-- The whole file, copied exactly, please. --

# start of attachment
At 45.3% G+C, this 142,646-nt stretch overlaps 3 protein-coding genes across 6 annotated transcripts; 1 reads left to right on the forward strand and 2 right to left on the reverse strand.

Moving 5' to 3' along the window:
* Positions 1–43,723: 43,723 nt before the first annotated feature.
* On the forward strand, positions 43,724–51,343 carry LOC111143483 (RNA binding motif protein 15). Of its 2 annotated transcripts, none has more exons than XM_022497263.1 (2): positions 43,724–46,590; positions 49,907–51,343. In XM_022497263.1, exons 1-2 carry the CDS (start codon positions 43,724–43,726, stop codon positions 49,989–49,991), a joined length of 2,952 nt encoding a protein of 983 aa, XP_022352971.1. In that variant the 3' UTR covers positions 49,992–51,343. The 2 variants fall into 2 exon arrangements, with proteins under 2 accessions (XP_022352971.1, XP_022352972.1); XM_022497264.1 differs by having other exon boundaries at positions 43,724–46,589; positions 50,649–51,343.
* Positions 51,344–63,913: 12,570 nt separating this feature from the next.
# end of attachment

At 45.3% G+C, this 142,646-nt stretch overlaps 3 protein-coding genes across 6 annotated transcripts; 1 reads left to right on the forward strand and 2 right to left on the reverse strand.

Moving 5' to 3' along the window:
* Positions 1–43,723: 43,723 nt before the first annotated feature.
* On the forward strand, positions 43,724–51,343 carry LOC111143483 (RNA binding motif protein 15). Of its 2 annotated transcripts, none has more exons than XM_022497263.1 (2): positions 43,724–46,590; positions 49,907–51,343. In XM_022497263.1, exons 1-2 carry the CDS (start codon positions 43,724–43,726, stop codon positions 49,989–49,991), a joined length of 2,952 nt encoding a protein of 983 aa, XP_022352971.1. In that variant the 3' UTR covers positions 49,992–51,343. The 2 variants fall into 2 exon arrangements, with proteins under 2 accessions (XP_022352971.1, XP_022352972.1); XM_022497264.1 differs by having other exon boundaries at positions 43,724–46,589; positions 50,649–51,343.
* Positions 51,344–63,913: 12,570 nt separating this feature from the next.